A lot of excerpts of Michael Wolff’s anti-Trump book, “Fire and Fury,” are reportedly making the rounds on the Internet, but not all of them are true. Some are not only fictitious (as is a good part of the book, according to some reports), but they actually quite hilarious. One “excert” making the rounds claims Trump wanted to watch “The Gorilla Channel.” Of course, it wasn’t true, but liberals fell for it anyway.
According to Ben Shapiro, Twitter user @pixelatedboat tweeted out a parody segment supposedly lifted from Wolff’s book.
Wow, this extract from Wolff’s book is a shocking insight into Trump’s mind: pic.twitter.com/1ZecclggSa
— official pixelated boat facebook account (@pixelatedboat) January 5, 2018
According to Shapiro:
There was only one problem. People took the story seriously.
As @pixelatedboat tweeted, the whole purpose of his story was to show how ridiculous Wolff’s coverage was — that he had merely retold random, wild anecdotes in an attempt to sell books, without any effort to corroborate those anecdotes. Instead, people just took the parody seriously, thinking it was real. That’s because confirmation bias drives too many people to believe stories that are too good to disbelieve. Thus, official #Resistance leader Scott Dworkin tweeted:
Scott Dworkin actually believes that the hilarious "The Gorilla Channel" excerpt from Wolff's latest piece of fiction is real.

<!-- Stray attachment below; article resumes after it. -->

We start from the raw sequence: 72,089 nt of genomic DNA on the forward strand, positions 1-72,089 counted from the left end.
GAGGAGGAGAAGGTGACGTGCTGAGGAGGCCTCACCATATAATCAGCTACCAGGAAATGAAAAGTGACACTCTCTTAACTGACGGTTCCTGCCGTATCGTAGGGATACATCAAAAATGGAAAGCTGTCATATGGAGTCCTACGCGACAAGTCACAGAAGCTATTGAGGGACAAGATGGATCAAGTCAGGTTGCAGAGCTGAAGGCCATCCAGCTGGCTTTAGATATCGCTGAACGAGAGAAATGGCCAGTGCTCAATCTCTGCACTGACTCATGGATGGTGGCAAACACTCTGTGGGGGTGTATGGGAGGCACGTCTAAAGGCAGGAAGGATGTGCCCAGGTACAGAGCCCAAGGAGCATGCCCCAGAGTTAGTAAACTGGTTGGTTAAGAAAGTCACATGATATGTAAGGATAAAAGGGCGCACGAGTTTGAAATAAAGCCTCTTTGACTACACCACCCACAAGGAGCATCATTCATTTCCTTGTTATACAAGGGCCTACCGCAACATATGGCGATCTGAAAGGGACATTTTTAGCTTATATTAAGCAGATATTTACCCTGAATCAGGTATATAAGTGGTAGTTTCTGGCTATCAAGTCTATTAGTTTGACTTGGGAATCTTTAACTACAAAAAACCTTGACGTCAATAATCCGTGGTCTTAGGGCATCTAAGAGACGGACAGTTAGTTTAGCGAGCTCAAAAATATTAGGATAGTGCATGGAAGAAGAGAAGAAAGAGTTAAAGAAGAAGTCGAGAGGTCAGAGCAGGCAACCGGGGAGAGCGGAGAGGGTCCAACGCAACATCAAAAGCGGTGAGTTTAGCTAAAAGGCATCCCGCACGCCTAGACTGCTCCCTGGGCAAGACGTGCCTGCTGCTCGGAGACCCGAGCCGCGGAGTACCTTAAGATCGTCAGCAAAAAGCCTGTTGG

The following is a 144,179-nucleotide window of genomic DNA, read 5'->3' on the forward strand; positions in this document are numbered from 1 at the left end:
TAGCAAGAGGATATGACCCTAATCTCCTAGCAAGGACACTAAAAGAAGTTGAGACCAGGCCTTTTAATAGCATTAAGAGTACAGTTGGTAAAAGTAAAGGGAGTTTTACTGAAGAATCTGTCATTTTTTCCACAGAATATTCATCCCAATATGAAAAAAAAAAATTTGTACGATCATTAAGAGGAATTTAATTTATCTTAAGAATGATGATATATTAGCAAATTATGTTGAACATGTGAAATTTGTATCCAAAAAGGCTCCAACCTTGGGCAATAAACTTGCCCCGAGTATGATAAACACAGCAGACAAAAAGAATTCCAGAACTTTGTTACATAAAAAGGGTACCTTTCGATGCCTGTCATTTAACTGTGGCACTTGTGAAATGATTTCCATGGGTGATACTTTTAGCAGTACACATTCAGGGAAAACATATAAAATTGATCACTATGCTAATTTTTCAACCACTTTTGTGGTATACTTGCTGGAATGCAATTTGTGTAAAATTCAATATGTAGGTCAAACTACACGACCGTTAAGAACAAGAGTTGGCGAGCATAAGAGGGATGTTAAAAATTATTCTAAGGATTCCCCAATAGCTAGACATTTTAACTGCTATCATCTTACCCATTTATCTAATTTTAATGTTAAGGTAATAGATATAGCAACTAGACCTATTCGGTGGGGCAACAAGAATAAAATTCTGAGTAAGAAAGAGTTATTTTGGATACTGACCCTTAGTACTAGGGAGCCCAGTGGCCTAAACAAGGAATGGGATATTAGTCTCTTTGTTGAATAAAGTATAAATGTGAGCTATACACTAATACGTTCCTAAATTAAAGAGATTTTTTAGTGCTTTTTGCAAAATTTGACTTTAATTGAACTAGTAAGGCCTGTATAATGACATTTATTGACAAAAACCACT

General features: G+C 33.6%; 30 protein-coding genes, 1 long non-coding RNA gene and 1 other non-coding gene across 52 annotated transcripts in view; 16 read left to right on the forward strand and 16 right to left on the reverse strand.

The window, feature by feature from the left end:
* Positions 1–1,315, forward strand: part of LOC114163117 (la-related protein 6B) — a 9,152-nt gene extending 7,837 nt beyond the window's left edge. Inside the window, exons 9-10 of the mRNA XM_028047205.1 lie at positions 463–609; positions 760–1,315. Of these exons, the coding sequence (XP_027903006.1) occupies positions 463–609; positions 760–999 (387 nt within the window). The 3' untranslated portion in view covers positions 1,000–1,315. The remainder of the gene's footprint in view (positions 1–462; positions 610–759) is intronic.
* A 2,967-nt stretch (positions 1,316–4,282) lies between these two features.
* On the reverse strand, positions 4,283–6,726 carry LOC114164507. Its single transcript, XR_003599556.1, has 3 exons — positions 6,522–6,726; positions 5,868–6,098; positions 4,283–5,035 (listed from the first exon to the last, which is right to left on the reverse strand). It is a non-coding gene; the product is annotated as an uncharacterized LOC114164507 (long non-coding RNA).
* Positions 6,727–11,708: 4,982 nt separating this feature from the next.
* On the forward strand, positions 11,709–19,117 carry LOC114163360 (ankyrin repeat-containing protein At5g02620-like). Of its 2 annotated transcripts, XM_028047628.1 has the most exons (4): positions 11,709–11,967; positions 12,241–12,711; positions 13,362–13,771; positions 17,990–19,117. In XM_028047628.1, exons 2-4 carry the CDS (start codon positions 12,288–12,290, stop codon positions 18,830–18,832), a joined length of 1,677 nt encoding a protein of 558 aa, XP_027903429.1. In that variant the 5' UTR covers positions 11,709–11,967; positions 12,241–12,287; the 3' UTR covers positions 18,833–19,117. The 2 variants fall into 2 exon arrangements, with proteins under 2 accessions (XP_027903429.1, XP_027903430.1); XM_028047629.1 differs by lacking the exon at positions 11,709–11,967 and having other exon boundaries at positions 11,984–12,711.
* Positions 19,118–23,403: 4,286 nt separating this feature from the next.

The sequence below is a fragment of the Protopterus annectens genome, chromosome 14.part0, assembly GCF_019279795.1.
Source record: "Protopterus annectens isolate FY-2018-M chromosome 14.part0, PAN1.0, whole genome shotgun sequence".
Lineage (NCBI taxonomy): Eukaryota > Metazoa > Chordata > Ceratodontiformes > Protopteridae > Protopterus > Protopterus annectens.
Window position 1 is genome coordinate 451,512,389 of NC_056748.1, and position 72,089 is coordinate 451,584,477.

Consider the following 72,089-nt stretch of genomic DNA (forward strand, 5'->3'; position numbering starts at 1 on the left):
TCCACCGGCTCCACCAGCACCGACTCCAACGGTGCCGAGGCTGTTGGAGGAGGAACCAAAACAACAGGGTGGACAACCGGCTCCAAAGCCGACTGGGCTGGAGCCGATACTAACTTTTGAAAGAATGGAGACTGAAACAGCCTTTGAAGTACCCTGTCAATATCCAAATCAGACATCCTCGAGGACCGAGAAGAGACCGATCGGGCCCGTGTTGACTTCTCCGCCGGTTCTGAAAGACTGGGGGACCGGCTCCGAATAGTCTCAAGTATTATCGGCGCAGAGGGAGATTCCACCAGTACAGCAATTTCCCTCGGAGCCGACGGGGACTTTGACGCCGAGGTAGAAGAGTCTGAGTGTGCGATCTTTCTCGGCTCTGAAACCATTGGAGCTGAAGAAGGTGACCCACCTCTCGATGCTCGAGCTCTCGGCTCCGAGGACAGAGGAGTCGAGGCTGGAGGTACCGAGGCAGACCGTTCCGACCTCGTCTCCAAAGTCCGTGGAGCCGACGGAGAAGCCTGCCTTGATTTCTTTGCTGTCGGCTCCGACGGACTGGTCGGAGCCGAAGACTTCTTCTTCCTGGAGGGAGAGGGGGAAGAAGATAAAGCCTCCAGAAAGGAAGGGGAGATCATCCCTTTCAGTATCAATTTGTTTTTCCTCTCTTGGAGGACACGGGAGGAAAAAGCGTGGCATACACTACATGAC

This is how desperate liberals have become.
He deleted this tweet, but the internet is forever. pic.twitter.com/6PyY46UmKv
— Jones McFly (❤️) (@ScienceHoffman) January 5, 2018
Trump-Russia conspiracy theorist Eric Garland also fell for the hoax:
Dammit guys, I got totally punked on the Gorilla Channel thing – but when you've already gotten to "eating KFC in bed," I mean, we're through the looking glass.
Thanks to all who called me out. We keep it clean and Deza-free at Game Theory HQ. ????
— Eric Garland (@ericgarland) January 5, 2018
According to The Hill:
Several major and verified accounts on Twitter shared the parody as if it were an actual excerpt from the book, while others speculated whether it was real. Some fell for the parody and believed Trump had demanded another “gorilla channel.” Other Twitter users said they thought the the fake “gorilla channel” excerpt actually was in Wolff’s book, but was untrue.
At press time on Friday, “Gorilla Channel” was trending on Twitter, with more than 16,000 tweets.
One person asked:
Hysterical. Is CNN or MSNBC crazy enough to think this isn’t a parody? (Please let that happen. Please.) https://t.co/7BelEDDCdJ
— David Reaboi (@davereaboi) January 5, 2018
MSNBC admitted on one post that the story is fake, but anti-Trump propagandist Joy Reid claimed: “There may be a reason that story would ring true.”
Here’s video, if you can stand it:
Shapiro said that “people will believe anything that’s convenient for them to believe, particularly about President Trump.”
Worse yet, he said, there can never be a real Gorilla Channel…
- Wolff anti-Trump book falsely claims Kellyanne Conway ‘had never been involved in a national campaign’
- Stupid Democrats fall for fake AP story of nonexistent military deportation force
- September 23: The Sky is Falling — or Not
- Liberal media pushes fake story that GOP celebrated Obamacare repeal with beer party
- LIES, LIES, LIES: Nancy Sinatra Sets CNN’s ‘FAKE NEWS’ Story Straight
And if you’re as concerned about online censorship as we are, go here and order this book: